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India’s GDP need to grow at 18% a year to meet job requirement: report

Demand for non-tech jobs grew during December 2022: Report


India’s GDP need to grow at 18% a year to meet job requirement: report

ACCESS Development Services has launched its annual flagship sector report titled “State of India’s Livelihoods Report (SOIL) ” which highlighted that India’s transition from agriculture towards informal and low-wage jobs in services. Launched by Mr. BB Swain, Secretary, Ministry of Micro, Small and Medium Enterprises, Government of India, the report shares that the majority of the new jobs will be in large urban-industrial centres, however, there is a need to push the industry to provide better contractual arrangements which foster learning and progression in the company.

The report further sheds light on – “Where are the new jobs” and highlights that India has 63 million MSMEs employing close to 110 million workers, but the vast majority of these firms are ‘micro’ – investing less than 10 million, have a turnover of less than 50 million and hire less than 20 workers. Additionally, another 32% of the micro sector are firms that have only two or three workers and companies  with four workers or above (up to 19) comprise only 6-7% of all firms, however, owing to constraints both in terms of policy and opportunities, it is unable to unleash its employment potential.

The report suggests that micro sectors need to be seen as the main engine of employment is to overcome spatial imbalance between rural and urban as well as the role of labour-intensive trades in local and craft-based markets.

Commenting on the current employment ecosystem, Dr Orlanda Ruthven, one of the authors’ of the report said “There is a widespread assumption that larger and ‘formal’ employers are better, from the viewpoint of entry-level workers seeking to learn on the job. This may have been the case when the only large firms in our midst were the public sector units and the blue-chip nation builders, but it is no longer the case. The proportion of casual- or TPA-hired workers in formal companies is growing. Which employers are fit to train youth is a question we need to ask and research.”

The report also speaks about the proliferation of technologies of employment witnessed in the last years and shares that digital applications used to manage personnel systems, to survey performance, to aggregate workers under TPAs for payroll and compliance purposes, and to render them gig workers in digital marketplaces are never neutral, and strongly reflect the interests of their designers. ACCESS has been publishing this report since 2009 and over time the report has become an important reference document for all stakeholders engaged in livelihoods promotion in India. It is the only document that aggregates the experiences and challenges of the sector, analyses case studies and reports on the progress of both the government-run and the privately-run programs.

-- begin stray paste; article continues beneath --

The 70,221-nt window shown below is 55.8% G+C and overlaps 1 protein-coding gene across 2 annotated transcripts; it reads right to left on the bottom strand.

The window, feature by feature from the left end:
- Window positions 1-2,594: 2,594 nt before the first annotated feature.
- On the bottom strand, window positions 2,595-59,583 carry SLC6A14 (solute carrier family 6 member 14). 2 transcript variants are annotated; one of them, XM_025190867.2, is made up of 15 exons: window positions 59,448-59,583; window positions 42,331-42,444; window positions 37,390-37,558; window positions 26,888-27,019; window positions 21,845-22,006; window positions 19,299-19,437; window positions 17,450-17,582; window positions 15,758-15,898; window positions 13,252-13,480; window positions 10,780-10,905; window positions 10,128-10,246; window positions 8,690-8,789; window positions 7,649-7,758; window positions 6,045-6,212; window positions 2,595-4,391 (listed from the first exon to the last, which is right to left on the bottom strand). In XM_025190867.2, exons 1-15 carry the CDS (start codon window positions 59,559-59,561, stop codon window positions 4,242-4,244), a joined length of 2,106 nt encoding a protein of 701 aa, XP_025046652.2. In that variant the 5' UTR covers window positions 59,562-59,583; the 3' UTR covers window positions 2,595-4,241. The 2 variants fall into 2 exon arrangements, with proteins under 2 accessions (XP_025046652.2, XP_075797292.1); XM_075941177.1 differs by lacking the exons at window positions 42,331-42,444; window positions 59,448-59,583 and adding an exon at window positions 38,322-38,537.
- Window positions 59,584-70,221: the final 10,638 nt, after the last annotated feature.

In addition to this, the report also discusses in detail the overall scenario of the livelihoods of the poor and policy and programme interventions by the government to revive livelihoods. It also highlights the viability of the business case of women-led farmer producer organisations, policy and programme landscape of livelihoods in the past year, climate smart agriculture, the growing digitalization of agriculture along with the impact of amendments in CSR Act is reviewed. The SOIL report remains an authoritative piece on the issues emerging in the livelihoods sector. The report has been edited by Dr. Sanjiv Phansalkar and the contributing authors are Dr Orlanda Ruthven, Dr Ashok Kr. Sircar, Royston Braganza, PVS Suryakumar, Girija Srinivasan, Dr Sankar Datta, Dr Ajit Kanitkar, Isha Wadekar, Nimisha Katakee, Alka Talwar and Shankar Venkateswaran.

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